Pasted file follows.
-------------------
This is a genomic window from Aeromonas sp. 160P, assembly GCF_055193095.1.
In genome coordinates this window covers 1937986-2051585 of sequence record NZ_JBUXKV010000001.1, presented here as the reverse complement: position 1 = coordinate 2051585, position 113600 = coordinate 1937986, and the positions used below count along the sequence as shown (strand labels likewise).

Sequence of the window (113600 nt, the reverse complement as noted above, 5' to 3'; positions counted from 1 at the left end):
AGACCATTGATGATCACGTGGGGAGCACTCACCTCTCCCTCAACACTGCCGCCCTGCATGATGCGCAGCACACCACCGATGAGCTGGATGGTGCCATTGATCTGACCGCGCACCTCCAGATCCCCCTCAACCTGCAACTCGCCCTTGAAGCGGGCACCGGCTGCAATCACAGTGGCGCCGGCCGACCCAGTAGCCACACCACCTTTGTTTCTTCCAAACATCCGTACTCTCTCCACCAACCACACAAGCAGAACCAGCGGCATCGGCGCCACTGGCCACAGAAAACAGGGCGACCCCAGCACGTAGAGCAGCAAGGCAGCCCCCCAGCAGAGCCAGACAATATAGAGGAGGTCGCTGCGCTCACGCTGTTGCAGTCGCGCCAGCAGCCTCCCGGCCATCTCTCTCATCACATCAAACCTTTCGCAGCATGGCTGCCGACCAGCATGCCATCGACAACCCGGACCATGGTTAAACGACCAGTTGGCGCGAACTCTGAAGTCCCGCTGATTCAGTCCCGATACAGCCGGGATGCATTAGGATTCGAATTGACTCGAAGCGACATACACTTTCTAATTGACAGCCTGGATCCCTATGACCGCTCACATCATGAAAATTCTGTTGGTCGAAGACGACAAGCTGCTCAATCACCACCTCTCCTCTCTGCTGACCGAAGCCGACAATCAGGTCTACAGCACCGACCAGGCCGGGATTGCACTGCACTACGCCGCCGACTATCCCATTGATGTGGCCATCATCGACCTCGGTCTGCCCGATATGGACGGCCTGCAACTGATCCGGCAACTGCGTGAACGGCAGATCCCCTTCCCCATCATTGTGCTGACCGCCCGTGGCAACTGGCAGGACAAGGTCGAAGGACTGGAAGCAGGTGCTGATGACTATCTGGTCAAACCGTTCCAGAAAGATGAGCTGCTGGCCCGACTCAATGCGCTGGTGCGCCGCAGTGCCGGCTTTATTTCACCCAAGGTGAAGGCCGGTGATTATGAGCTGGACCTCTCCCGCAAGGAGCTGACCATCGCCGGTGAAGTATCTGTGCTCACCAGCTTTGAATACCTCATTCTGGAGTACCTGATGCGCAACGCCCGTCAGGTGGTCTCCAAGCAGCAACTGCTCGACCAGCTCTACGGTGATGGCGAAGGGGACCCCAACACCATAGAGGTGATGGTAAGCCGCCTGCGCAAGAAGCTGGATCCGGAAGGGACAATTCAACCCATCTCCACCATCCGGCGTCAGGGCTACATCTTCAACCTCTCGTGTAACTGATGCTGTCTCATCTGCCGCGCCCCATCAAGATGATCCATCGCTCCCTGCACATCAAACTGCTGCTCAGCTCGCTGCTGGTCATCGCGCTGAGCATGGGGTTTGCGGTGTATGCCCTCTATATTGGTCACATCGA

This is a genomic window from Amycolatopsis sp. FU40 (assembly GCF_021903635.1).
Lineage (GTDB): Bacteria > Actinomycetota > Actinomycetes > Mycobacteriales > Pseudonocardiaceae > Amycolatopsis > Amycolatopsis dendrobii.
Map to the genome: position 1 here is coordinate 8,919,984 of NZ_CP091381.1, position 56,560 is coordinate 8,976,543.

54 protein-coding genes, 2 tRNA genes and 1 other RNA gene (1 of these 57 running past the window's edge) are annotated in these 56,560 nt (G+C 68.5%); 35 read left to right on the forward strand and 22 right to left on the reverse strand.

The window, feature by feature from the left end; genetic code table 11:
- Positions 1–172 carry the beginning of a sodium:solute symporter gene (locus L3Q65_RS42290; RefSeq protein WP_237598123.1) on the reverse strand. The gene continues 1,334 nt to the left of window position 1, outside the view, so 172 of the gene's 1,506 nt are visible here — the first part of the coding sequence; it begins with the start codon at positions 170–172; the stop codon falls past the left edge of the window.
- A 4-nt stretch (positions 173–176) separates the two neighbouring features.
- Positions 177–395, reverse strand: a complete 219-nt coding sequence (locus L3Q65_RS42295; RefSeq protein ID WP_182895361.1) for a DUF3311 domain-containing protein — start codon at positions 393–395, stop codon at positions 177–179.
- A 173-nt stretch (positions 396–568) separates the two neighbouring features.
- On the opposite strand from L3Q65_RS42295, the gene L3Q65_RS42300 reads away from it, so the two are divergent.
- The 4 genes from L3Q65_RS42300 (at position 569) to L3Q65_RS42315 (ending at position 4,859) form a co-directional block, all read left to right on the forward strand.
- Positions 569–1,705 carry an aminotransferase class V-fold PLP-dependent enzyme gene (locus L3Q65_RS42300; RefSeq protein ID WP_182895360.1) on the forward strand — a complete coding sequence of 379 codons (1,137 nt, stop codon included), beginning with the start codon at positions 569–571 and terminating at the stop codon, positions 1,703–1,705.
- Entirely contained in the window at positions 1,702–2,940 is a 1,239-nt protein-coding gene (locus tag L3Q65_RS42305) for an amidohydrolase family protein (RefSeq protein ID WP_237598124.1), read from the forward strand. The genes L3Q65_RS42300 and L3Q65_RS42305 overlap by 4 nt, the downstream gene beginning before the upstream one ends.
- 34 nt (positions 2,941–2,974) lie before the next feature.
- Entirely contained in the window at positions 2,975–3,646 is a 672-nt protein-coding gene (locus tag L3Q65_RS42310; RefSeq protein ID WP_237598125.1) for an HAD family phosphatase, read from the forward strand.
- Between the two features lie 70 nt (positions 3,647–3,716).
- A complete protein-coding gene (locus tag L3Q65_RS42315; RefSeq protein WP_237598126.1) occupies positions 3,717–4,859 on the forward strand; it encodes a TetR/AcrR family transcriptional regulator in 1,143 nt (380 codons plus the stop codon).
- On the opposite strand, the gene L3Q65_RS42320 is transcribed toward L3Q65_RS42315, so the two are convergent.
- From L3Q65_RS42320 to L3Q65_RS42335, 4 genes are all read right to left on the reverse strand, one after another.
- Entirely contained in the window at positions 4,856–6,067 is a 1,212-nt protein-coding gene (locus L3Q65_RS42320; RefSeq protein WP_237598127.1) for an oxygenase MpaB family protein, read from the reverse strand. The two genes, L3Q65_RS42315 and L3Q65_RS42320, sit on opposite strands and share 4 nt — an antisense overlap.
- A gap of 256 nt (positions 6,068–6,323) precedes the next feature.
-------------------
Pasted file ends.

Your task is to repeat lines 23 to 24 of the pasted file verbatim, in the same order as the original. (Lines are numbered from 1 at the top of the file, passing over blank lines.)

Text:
- From L3Q65_RS42320 to L3Q65_RS42335, 4 genes are all read right to left on the reverse strand, one after another.
- Entirely contained in the window at positions 4,856–6,067 is a 1,212-nt protein-coding gene (locus L3Q65_RS42320; RefSeq protein WP_237598127.1) for an oxygenase MpaB family protein, read from the reverse strand. The two genes, L3Q65_RS42315 and L3Q65_RS42320, sit on opposite strands and share 4 nt — an antisense overlap.